Physics, Earth & Space Icon Physics, Earth & Space

The Quest for "Exotic Matter" Fails Again

Rob Sheldon

Andromeda in Ultraviolet.jpg

New Scientist reports (“Dark matter no-show puts WIMPs in a bind“):

Despite tantalising early hints of a sighting, the most sensitive search yet for dark matter has come up empty. First results from the Large Underground Xenon (LUX) detector in South Dakota, announced today, failed to confirm previous potential sightings reported by other detectors. That may spell trouble for elegant recent theories of a shadow universe where myriad particles interact via their own dark forces.

Just to remind you: Dark Matter is the "invisible gravitational mass" that holds a galaxy together so that it spins like a plate and not a bowl of alphabet soup. From observations of stars moving around the center of the Andromeda galaxy, we know that 70 percent of the gravity in Andromeda is not from stars. But no matter what frequency we use — radio, microwave, infrared, x-ray, gamma-ray — we just don’t see the stuff we know is there. Hence the moniker "dark matter."

Two theories have been proposed:

  1. It is exotic matter like neutrinos that have mass but just don’t emit much light no matter how hot they are. Not only so, but they don’t push other matter around either, they can only be observed by their gravity. Hence the moniker WIMP for "Weakly Interacting Massive Particles."
  2. It is ordinary matter that is too cold to give off light — "cold dark matter." But it is sufficiently concentrated to not absorb light either, the way smoke or fog obscures the light of things behind it. And even though it is thermally cold, it has to be "kinetically" hot, or it would all fall into the center of the galaxy. Hence the acronym "MACHO" for "Massive And Compact [galactic] Halo Object." (Yeah, I know, but good acronyms are hard to make, especially that can pair with WIMP.)

So why is (1) preferred over (2)? Because (a) it gets money for particle detectors rather than astronomers — e.g., more support. (b) The Big Bang Nucleosynthesis (BBN) modellers say that their models can’t add any more normal ("baryonic") matter without having to rejigger their reductionist assumptions. (c) The astronomers who look for "microlensing" — where a moving black hole photobombs the picture of a distant star causing the distant star to momentarily brighten and wane — don’t see enough black holes for MACHO’s to explain the Andromeda data.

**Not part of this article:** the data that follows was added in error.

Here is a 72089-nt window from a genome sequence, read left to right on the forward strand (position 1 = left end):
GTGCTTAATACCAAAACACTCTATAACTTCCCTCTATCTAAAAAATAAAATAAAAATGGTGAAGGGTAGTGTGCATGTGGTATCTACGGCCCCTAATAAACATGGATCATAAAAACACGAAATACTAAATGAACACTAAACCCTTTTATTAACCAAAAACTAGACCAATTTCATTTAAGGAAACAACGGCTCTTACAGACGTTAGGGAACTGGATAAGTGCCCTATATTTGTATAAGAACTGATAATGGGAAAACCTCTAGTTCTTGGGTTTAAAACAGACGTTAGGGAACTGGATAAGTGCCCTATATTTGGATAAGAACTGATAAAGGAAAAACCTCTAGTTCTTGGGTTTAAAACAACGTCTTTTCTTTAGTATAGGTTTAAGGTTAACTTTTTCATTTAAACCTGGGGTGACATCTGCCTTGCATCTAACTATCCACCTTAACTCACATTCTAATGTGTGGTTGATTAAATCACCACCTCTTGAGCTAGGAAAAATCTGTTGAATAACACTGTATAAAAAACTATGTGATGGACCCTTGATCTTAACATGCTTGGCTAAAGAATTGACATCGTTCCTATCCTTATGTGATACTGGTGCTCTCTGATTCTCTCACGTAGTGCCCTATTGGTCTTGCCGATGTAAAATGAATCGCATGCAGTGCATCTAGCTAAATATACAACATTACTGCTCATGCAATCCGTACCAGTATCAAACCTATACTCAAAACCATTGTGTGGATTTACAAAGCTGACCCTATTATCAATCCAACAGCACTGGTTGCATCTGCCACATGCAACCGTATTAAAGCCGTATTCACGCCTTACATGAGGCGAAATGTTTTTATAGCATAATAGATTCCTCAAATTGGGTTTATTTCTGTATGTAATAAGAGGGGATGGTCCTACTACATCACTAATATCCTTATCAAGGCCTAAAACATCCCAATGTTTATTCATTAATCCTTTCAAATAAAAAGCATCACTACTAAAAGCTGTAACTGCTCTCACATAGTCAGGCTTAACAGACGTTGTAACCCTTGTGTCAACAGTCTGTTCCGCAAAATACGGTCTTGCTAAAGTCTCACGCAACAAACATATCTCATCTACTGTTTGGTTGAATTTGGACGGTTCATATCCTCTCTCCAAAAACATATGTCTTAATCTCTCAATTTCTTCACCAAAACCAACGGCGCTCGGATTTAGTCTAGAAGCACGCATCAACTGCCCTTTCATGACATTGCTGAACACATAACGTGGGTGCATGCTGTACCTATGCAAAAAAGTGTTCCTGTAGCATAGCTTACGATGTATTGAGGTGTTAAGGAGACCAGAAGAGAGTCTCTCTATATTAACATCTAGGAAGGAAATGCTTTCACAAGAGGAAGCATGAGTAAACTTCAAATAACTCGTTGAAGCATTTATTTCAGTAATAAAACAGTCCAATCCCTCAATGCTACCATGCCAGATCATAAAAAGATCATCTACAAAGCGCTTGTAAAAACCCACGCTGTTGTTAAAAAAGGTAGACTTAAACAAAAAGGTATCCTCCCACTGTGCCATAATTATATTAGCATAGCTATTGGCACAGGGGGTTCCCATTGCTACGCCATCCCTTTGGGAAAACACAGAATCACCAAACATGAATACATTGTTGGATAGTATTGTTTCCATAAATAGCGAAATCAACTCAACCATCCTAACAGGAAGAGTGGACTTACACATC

I prefer (2) over (1), simply because we have no evidence for "exotic matter." This paper, referenced by New Scientist, reports perhaps the fifth or sixth failed search: "First results from the LUX dark matter experiment at the Sanford Underground Research Facility." So why do they keep funding it? Same reason we fund evolutionary biology.

But there is an answer to (a),(b), and (c). (a) Build another accelerator and keep those particle physicists busy elsewhere. (b) Make the BBN modellers put reality back into their models — like adding magnetic fields and full 3D codes for example. (c) Make the MACHO’s smaller than black holes and bigger than dust. Dirty snowballs are just about the perfect size for MACHO’s to remain undetected.

Perhaps one day there will be funding for theories that don’t require a ten-institution consortium. One can only dream.

Image credit: Andromeda in Ultraviolet, NASA/Swift/Stefan Immler (GSFC) and Erin Grand (UMCP).

Robert Sheldon

Robert Sheldon is a physicist (BS Wheaton, MAR Westminster WTS, PhD UMCP) who presently works for the government, but has had a long career in academia studying satellite instrumentation, space plasma physics, comets, cosmology, nuclear propulsion, and science/faith conflicts. He has published over 60 papers and 3 books: Laser Satellite Communication; The Long Ascent, vol 1.; and The Long Ascent, vol 2. (with vol. 3 to come). The trilogy examines the scientific, mythic, and Hebraic support for a recent Adam, Eden, Flood, and the Tower of Babel as in the first 11 chapters of Genesis.